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I understand the notation [tex][\mathcal{L},\mathcal{L}]=0[/tex] to be "the whole Lie algebra commutes with itself", but the precise meaning of [tex][\mathcal{L},\mathcal{L}]=\mathcal{L}[/tex] I'm unsure of.

Does it mean that every element of [tex]\mathcal{L}[/tex] can be generated by taking the commutator of two elements within [tex]\mathcal{L}[/tex]?

I've been asked to show that if [tex]\mathcal{L}[/tex] is simple, and [tex][\mathcal{L},\mathcal{L}] \not= 0[/tex], then [tex][\mathcal{L},\mathcal{L}]=\mathcal{L}[/tex].

Am I right in thinking if [tex]I[/tex] is an ideal, then by definition [tex][I,\mathcal{L}] = I[/tex]. Since [tex]\mathcal{L}[/tex] is simple, then [tex]I = 0[/tex] or [tex]I =\mathcal{L}[/tex]. The only possible combinations of ideals are therefore [tex][0,\mathcal{L}]=0[/tex], [tex][\mathcal{L},\mathcal{L}]=0[/tex] and [tex][\mathcal{L},\mathcal{L}]=\mathcal{L}[/tex].

ThoughI don't feel it constitutes much of a proof. I'd be very grateful for any help given.

Does it mean that every element of [tex]\mathcal{L}[/tex] can be generated by taking the commutator of two elements within [tex]\mathcal{L}[/tex]?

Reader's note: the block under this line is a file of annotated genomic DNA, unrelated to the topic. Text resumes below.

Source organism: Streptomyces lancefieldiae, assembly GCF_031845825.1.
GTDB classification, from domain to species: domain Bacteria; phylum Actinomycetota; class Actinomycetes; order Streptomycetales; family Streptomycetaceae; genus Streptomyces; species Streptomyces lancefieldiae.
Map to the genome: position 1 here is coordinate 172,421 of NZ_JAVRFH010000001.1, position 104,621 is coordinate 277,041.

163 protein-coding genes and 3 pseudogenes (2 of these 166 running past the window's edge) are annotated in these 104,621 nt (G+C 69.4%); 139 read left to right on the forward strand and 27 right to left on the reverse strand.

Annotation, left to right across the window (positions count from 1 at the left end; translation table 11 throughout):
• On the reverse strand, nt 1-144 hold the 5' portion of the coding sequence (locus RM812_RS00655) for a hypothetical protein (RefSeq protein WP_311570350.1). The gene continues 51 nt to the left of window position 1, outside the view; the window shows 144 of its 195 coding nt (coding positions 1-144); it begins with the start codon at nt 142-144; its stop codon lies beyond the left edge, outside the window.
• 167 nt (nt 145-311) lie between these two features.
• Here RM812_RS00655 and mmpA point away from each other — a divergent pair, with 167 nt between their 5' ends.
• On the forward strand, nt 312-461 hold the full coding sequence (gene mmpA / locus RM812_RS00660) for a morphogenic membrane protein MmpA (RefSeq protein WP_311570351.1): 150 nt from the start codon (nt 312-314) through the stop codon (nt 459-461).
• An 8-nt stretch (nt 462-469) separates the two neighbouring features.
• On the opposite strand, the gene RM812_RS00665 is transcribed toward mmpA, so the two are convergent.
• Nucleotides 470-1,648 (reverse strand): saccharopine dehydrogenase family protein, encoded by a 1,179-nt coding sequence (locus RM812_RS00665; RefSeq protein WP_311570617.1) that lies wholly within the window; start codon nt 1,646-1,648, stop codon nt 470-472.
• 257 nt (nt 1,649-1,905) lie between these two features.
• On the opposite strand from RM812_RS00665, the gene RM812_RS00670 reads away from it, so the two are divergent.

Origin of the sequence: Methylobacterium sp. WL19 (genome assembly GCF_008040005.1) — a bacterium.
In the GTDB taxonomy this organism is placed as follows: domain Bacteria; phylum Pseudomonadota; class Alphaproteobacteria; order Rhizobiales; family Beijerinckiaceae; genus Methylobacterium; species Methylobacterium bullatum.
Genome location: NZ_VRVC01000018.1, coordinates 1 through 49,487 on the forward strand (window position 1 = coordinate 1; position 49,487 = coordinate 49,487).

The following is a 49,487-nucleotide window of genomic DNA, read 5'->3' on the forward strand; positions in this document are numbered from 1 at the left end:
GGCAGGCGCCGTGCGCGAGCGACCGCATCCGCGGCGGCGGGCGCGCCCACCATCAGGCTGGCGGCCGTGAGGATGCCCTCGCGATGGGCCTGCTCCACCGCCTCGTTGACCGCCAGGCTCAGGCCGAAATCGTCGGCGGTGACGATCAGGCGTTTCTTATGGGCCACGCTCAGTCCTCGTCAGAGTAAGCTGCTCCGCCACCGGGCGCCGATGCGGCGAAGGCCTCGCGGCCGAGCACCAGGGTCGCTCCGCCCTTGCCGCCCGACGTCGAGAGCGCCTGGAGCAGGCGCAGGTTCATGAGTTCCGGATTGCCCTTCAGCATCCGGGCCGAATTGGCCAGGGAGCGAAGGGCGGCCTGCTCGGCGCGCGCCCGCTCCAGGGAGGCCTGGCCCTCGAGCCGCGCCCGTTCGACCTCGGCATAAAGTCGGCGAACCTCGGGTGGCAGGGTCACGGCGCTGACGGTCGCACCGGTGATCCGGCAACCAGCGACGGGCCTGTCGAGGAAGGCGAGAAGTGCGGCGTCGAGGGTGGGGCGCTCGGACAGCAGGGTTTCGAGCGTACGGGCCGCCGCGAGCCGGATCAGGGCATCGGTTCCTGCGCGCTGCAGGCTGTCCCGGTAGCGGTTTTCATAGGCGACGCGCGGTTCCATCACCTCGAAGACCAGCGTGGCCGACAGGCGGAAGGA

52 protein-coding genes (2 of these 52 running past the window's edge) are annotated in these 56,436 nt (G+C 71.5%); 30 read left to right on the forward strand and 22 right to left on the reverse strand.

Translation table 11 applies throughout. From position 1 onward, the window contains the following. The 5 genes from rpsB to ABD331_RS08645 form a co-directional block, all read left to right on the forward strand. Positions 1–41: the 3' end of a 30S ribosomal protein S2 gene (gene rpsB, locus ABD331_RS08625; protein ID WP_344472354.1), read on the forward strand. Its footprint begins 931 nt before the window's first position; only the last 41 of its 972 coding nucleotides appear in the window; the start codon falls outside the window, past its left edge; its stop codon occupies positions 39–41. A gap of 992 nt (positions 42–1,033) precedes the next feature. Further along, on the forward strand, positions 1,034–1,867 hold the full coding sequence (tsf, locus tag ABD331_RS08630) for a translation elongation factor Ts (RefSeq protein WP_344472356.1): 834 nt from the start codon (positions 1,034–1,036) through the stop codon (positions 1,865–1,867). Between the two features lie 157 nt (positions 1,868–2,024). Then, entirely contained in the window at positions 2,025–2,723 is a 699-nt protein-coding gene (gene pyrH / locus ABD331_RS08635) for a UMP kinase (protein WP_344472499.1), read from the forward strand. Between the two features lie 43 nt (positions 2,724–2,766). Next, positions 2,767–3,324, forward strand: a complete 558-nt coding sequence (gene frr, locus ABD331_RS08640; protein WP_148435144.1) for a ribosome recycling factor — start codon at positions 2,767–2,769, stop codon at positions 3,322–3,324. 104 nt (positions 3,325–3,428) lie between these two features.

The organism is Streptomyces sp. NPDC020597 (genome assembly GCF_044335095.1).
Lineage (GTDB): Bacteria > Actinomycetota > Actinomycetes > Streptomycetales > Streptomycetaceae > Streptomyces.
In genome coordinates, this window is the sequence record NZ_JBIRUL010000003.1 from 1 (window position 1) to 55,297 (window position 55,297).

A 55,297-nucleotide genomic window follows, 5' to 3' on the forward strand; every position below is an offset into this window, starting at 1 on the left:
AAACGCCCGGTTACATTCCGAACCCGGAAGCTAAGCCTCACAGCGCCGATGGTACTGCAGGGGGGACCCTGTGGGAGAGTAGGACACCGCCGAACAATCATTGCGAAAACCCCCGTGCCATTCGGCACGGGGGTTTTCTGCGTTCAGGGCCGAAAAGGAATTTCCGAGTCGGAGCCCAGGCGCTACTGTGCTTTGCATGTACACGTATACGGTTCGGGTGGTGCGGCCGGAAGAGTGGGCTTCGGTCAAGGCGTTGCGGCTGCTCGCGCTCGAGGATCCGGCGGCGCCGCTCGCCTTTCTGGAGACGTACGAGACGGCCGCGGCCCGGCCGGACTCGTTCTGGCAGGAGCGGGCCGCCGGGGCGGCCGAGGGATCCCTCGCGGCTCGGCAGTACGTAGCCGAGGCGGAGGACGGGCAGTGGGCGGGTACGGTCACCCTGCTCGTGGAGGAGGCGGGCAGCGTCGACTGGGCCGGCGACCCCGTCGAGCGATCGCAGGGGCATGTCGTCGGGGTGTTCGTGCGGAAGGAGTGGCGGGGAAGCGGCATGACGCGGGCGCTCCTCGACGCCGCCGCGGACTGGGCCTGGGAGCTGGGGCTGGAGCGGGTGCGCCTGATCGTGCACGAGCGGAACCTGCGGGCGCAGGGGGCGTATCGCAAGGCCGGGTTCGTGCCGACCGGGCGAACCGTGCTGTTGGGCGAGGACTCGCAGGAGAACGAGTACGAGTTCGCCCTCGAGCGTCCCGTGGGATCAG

I've been asked to show that if [tex]\mathcal{L}[/tex] is simple, and [tex][\mathcal{L},\mathcal{L}] \not= 0[/tex], then [tex][\mathcal{L},\mathcal{L}]=\mathcal{L}[/tex].

Am I right in thinking if [tex]I[/tex] is an ideal, then by definition [tex][I,\mathcal{L}] = I[/tex]. Since [tex]\mathcal{L}[/tex] is simple, then [tex]I = 0[/tex] or [tex]I =\mathcal{L}[/tex]. The only possible combinations of ideals are therefore [tex][0,\mathcal{L}]=0[/tex], [tex][\mathcal{L},\mathcal{L}]=0[/tex] and [tex][\mathcal{L},\mathcal{L}]=\mathcal{L}[/tex].

ThoughI don't feel it constitutes much of a proof. I'd be very grateful for any help given.

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